Certainly it is easier to perform on your home floor, but this was no ordinary home floor. The record crowd pushed some people to seats that offered a view that looked more like it was shot from an overhead blimp than inside the Carrier Dome.
"I've gotten used to the Dome by now,'' Ennis said. "But [the crowd] was even more than usual. I looked around and noticed how many people were there. I saw the difference between 30,000 and 35,000.''
He might have seen the difference, but he never acted like it mattered. In the overtime, recognizing that Amile Jefferson and Parker were both out of the game, Ennis made the game very simple. He passed it inside to Jerami Grant. Grant scored the Orange's first six in OT.
Afterward, Ennis' Hall of Fame coach offered high praise.
"There's nobody better, I don't think, in end-of-the-game situations, making plays and great decisions,'' Jim Boeheim said.
Meanwhile, Parker looked a lot like an 18-year-old. Trying to score inside against the Syracuse zone, he was defiant to the point of stubborn, bound and determined to do it his way even if his way wasn't working.
With 14:13 left in the first half, he drove under the hoop but was met on the way up by Christmas. Jump ball. Possession: Syracuse.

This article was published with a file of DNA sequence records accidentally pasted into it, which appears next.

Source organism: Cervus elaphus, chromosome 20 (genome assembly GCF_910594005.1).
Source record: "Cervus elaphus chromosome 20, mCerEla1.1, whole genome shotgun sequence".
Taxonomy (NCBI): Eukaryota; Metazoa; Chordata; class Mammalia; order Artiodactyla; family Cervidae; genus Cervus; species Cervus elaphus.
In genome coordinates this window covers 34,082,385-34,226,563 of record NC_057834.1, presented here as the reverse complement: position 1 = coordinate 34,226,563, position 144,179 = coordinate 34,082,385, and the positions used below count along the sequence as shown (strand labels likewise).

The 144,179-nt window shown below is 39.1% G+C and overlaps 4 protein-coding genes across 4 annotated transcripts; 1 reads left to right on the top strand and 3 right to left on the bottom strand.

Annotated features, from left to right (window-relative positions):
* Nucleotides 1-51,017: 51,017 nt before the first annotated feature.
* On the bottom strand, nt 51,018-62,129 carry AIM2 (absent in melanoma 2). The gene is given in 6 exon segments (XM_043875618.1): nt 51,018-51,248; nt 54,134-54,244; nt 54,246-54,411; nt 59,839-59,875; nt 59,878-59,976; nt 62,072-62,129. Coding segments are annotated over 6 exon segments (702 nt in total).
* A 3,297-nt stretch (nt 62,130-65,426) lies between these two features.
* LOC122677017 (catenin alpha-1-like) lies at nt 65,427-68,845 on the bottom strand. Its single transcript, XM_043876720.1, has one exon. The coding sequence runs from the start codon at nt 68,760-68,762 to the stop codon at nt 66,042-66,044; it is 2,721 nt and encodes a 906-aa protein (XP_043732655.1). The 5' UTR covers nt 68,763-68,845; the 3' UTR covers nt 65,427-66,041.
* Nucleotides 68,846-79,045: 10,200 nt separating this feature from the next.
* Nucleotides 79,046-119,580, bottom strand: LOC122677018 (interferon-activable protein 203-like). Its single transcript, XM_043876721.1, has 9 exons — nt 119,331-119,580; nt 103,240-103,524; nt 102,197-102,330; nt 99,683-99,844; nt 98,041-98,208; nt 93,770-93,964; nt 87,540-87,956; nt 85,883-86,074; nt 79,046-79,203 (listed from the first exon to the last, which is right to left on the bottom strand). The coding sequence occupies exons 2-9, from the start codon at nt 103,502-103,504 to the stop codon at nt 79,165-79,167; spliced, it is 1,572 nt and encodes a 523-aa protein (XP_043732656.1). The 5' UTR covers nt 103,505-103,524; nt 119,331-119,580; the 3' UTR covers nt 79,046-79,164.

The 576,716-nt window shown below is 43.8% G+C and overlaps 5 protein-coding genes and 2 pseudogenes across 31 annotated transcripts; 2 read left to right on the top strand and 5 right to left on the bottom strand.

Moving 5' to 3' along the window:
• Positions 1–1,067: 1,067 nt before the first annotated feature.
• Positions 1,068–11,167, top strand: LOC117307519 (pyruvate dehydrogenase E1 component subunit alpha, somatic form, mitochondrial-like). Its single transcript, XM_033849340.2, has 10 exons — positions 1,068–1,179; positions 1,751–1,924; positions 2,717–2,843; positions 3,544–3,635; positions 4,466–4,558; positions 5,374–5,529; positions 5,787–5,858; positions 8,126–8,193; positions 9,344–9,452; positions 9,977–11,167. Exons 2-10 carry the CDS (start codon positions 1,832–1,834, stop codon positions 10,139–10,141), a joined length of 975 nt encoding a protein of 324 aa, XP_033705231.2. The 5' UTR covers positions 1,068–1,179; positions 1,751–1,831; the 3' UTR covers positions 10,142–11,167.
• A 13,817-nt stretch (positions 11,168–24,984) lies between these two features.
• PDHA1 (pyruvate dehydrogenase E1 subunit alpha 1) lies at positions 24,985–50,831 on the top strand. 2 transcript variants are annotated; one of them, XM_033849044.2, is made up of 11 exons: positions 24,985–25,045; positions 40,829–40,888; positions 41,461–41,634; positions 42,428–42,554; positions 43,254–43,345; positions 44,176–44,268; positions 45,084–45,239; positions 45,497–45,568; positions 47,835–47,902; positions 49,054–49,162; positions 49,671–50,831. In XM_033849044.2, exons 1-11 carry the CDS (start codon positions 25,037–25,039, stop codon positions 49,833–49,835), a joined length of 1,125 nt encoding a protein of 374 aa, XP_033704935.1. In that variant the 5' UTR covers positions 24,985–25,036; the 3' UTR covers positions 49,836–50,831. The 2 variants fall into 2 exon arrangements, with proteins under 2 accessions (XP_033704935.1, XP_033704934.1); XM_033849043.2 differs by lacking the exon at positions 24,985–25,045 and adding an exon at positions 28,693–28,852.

At the 4:20 mark, he tried a baseline dunk and was snuffed again.
Then, in the final ignominy, Parker took off on a fast break late in the second half. He managed to swing around Ennis on the way to the hoop, but Christmas was there to greet him again and swatted the ball away.
"Yeah, I remember that play,'' Christmas said with a smile. "I knew he was going to try and dunk it, and I didn't want to let him.''
Parker played just 26 minutes before fouling out on a questionable offensive foul. He scored 15 points but took 16 shots to get there.
To his credit, Parker never backed down, never showed even a hint of bad body language.
But afterward, his Hall of Fame coach offered some suggestions instead of praise.
"What you hope is you use a shot fake and get to the foul line,'' Mike Krzyzewski said. "They block shots. That's something they do every game. And when it's over and over, you have to look for a kick [pass] because the kicks are open on offensive rebounds. You might get an open 3. For Jabari, it's a good learning experience for him. It's a good growing experience.''
Which is what your freshman year is supposed to be about: growing, learning, being on your own.
That's how it's been for Jack Rose. His biggest pregame worry on this attention-filled Saturday was trying to figure out the right message for his sign -- something that was clever, topical and would get him on television. Life isn't quite that simple, though, for every freshman, at least not the ones named Tyler Ennis and Jabari Parker.
Austin, Texas -- The problem with too much publicity?
Opponents hear it, too.